37In this challenging environment, the role of financial instruments promoted through JESSICA must be tailored to address both authorities’ and investors’ concerns. To give an example, Cohesion Policy resources channelled through JESSICA instruments can be offered as subordinated and junior capital, in order to adapt the overall risk profile to the requirements of different classes of co-financiers. This should balance the risk-reward equation for many strategic projects that while essential for the sustainable transformation of cities would not be delivered through unassisted market mechanisms. Typically, the availability of a subordinated tranche generates a significant relief in terms of risk-weighted-assets (RWA) for the co-financing bank, reducing ceteris paribus capital adequacy requirements and making lending more attractive. An even more ambitious alternative exists and should be seriously taken into consideration. This concerns the possibility of using the JESSICA funds to subscribe capital instruments (e.g. hybrid Tier 1 instruments) issued by the banking sector in order to set-up and capitalise vehicles supporting sustainable urban transformation. This mechanism would boost the availability of “impact-related” regulatory capital for those banks willing to dedicate their lending to these policy objectives, leveraging additional lending capacity in that direction. The subscription can happen in tranches or through securities convertible into equity instruments, aligned with the co-lending activity and the capital absorption targeted by the authorities and investors. To be clear, this would be conditional on employing the increased lending capacity for impact investing supporting long-term sustainable development strategies. In this context it is worth noting that the pricing structure should also be harmonised in order to reflect the conversion into Tier 1 capital, and that relevant regulatory implications will need to be analysed in detail (conditionality, pricing, etc.).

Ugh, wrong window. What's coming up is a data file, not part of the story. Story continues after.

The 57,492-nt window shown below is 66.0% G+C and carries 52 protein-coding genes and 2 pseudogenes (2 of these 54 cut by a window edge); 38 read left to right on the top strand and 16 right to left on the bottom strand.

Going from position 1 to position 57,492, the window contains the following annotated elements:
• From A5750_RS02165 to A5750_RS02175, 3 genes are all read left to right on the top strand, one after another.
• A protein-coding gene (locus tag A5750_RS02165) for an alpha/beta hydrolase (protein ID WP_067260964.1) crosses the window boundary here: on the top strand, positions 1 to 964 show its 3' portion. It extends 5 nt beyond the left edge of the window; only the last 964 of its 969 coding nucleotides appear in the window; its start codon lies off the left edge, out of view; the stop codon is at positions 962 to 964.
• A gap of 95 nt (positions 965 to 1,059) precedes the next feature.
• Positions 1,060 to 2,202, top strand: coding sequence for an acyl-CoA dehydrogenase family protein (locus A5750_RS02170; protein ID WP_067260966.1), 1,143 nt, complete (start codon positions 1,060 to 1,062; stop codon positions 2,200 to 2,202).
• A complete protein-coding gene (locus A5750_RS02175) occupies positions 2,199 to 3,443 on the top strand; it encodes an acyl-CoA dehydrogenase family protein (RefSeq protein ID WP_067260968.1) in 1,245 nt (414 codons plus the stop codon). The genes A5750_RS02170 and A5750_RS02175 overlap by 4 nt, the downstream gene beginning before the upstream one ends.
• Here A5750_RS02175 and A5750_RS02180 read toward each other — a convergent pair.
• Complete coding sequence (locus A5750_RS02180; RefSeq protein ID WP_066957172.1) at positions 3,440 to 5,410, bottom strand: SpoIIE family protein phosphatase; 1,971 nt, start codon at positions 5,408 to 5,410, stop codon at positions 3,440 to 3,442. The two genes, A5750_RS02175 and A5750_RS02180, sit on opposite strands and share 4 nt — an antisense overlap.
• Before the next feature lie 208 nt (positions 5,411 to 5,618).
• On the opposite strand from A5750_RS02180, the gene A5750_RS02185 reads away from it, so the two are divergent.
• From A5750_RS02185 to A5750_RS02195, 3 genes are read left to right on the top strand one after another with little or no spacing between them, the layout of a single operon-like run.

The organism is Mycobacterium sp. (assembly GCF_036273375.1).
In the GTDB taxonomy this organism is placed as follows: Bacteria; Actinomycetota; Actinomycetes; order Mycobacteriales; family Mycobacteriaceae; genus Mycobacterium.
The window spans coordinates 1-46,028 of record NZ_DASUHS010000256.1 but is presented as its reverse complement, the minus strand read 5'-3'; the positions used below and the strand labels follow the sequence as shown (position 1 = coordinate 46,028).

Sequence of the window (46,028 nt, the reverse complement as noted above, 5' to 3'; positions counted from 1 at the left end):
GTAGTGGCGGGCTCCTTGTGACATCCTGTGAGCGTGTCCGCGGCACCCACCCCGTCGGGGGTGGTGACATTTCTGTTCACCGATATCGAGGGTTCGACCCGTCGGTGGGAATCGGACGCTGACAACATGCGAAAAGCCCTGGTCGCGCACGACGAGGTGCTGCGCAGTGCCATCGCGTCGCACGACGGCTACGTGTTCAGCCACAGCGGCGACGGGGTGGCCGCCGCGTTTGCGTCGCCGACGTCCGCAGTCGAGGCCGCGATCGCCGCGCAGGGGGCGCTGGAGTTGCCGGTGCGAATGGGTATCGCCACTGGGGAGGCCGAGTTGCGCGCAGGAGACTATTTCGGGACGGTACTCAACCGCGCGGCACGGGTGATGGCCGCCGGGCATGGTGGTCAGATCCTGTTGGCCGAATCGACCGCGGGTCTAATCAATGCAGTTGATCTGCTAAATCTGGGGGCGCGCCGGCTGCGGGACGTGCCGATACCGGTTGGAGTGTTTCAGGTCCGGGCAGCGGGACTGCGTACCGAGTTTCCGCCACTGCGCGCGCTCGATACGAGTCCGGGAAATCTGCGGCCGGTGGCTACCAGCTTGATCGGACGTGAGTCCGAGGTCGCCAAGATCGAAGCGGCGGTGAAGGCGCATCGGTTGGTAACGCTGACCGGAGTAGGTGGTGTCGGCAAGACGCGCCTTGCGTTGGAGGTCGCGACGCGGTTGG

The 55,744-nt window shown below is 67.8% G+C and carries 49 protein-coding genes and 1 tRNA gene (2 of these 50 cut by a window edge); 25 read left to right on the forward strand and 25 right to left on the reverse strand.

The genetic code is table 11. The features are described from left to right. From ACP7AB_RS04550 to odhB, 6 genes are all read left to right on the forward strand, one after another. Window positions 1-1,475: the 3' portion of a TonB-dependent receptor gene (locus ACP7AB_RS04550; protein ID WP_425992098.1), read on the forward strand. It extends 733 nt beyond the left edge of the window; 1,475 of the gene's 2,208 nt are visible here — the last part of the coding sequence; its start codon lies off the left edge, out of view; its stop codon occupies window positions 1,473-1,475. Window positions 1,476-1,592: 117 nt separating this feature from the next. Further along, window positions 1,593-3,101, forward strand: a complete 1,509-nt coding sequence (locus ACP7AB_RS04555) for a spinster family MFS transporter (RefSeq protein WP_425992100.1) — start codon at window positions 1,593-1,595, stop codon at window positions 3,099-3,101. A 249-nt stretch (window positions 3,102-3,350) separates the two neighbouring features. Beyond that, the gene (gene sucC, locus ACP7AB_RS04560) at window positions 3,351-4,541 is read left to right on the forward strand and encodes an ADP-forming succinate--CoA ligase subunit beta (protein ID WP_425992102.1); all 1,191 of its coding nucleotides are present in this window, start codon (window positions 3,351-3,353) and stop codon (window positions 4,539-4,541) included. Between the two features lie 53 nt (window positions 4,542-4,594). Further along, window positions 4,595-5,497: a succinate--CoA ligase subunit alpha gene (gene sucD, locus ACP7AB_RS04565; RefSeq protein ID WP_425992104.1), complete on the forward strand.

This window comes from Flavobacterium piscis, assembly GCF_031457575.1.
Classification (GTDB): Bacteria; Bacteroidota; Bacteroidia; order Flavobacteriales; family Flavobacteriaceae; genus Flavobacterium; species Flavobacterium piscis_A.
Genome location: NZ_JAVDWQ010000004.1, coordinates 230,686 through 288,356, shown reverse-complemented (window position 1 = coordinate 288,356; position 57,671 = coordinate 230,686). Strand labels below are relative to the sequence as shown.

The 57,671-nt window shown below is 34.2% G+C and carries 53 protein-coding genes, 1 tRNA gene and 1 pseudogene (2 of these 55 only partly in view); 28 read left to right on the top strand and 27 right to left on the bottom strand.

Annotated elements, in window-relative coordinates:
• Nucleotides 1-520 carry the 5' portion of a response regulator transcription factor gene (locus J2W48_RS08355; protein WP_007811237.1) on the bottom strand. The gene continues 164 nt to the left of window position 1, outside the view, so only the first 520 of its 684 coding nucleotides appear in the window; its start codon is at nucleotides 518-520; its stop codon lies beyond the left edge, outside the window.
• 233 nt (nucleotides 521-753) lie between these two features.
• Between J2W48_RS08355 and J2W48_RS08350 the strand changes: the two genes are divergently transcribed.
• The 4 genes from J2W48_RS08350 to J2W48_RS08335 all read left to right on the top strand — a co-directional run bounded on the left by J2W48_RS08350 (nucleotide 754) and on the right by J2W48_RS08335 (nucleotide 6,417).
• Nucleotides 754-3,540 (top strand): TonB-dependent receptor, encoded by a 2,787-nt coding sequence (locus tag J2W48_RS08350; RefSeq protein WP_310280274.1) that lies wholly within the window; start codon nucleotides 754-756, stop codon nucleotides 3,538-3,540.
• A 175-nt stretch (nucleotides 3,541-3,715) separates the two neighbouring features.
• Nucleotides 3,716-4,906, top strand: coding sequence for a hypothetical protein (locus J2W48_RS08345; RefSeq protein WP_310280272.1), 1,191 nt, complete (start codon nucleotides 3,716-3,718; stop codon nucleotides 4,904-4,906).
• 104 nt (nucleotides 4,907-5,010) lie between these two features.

38For the reasons illustrated at length in the previous sections, a reinforcement of European financial instruments for territorial cohesion is needed in order to facilitate the European economic recovery, with cities and innovative investors as the engines of this process. These mechanisms should operate at a decentralised or “shared” level, in line with the mission and objectives of the EU’s Cohesion Policy.